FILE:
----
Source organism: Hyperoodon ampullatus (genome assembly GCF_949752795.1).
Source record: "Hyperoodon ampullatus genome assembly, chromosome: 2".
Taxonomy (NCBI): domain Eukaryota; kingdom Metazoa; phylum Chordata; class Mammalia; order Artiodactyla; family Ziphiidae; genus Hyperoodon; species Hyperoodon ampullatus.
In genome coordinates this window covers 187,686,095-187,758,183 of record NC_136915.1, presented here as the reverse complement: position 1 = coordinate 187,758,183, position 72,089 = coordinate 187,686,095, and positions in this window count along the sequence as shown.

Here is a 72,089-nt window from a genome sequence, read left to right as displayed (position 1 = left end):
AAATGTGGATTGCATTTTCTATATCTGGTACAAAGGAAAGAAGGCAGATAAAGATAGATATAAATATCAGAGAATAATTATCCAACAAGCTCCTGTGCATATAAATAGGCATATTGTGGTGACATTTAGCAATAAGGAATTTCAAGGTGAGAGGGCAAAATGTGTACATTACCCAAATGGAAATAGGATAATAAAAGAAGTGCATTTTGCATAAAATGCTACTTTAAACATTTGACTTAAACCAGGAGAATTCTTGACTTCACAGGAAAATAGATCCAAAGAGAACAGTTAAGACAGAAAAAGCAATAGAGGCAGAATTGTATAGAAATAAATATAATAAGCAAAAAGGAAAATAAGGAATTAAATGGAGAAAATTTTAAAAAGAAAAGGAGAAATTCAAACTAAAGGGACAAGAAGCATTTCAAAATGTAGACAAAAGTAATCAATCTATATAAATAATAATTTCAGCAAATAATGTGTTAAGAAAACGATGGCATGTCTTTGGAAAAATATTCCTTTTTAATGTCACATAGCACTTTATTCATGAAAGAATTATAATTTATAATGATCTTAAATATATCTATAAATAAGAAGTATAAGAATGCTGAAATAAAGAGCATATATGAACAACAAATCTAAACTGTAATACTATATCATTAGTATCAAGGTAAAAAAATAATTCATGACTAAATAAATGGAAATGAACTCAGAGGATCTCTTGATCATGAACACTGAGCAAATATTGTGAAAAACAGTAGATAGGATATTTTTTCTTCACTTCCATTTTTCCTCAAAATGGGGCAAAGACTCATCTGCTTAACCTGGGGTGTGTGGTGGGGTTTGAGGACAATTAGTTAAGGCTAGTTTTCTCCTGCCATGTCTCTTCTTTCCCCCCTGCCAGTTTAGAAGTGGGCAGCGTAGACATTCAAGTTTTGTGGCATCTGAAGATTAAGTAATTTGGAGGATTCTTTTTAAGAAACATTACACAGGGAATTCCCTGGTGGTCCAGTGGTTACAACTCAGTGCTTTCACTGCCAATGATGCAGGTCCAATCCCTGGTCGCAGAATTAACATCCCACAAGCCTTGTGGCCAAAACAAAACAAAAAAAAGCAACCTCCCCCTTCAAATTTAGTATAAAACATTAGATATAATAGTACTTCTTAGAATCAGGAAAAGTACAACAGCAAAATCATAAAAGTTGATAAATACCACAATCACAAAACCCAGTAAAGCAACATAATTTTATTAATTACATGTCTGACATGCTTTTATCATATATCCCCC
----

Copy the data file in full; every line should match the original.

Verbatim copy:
Source organism: Hyperoodon ampullatus (genome assembly GCF_949752795.1).
Source record: "Hyperoodon ampullatus genome assembly, chromosome: 2".
Taxonomy (NCBI): domain Eukaryota; kingdom Metazoa; phylum Chordata; class Mammalia; order Artiodactyla; family Ziphiidae; genus Hyperoodon; species Hyperoodon ampullatus.
In genome coordinates this window covers 187,686,095-187,758,183 of record NC_136915.1, presented here as the reverse complement: position 1 = coordinate 187,758,183, position 72,089 = coordinate 187,686,095, and positions in this window count along the sequence as shown.

Here is a 72,089-nt window from a genome sequence, read left to right as displayed (position 1 = left end):
AAATGTGGATTGCATTTTCTATATCTGGTACAAAGGAAAGAAGGCAGATAAAGATAGATATAAATATCAGAGAATAATTATCCAACAAGCTCCTGTGCATATAAATAGGCATATTGTGGTGACATTTAGCAATAAGGAATTTCAAGGTGAGAGGGCAAAATGTGTACATTACCCAAATGGAAATAGGATAATAAAAGAAGTGCATTTTGCATAAAATGCTACTTTAAACATTTGACTTAAACCAGGAGAATTCTTGACTTCACAGGAAAATAGATCCAAAGAGAACAGTTAAGACAGAAAAAGCAATAGAGGCAGAATTGTATAGAAATAAATATAATAAGCAAAAAGGAAAATAAGGAATTAAATGGAGAAAATTTTAAAAAGAAAAGGAGAAATTCAAACTAAAGGGACAAGAAGCATTTCAAAATGTAGACAAAAGTAATCAATCTATATAAATAATAATTTCAGCAAATAATGTGTTAAGAAAACGATGGCATGTCTTTGGAAAAATATTCCTTTTTAATGTCACATAGCACTTTATTCATGAAAGAATTATAATTTATAATGATCTTAAATATATCTATAAATAAGAAGTATAAGAATGCTGAAATAAAGAGCATATATGAACAACAAATCTAAACTGTAATACTATATCATTAGTATCAAGGTAAAAAAATAATTCATGACTAAATAAATGGAAATGAACTCAGAGGATCTCTTGATCATGAACACTGAGCAAATATTGTGAAAAACAGTAGATAGGATATTTTTTCTTCACTTCCATTTTTCCTCAAAATGGGGCAAAGACTCATCTGCTTAACCTGGGGTGTGTGGTGGGGTTTGAGGACAATTAGTTAAGGCTAGTTTTCTCCTGCCATGTCTCTTCTTTCCCCCCTGCCAGTTTAGAAGTGGGCAGCGTAGACATTCAAGTTTTGTGGCATCTGAAGATTAAGTAATTTGGAGGATTCTTTTTAAGAAACATTACACAGGGAATTCCCTGGTGGTCCAGTGGTTACAACTCAGTGCTTTCACTGCCAATGATGCAGGTCCAATCCCTGGTCGCAGAATTAACATCCCACAAGCCTTGTGGCCAAAACAAAACAAAAAAAAGCAACCTCCCCCTTCAAATTTAGTATAAAACATTAGATATAATAGTACTTCTTAGAATCAGGAAAAGTACAACAGCAAAATCATAAAAGTTGATAAATACCACAATCACAAAACCCAGTAAAGCAACATAATTTTATTAATTACATGTCTGACATGCTTTTATCATATATCCCCC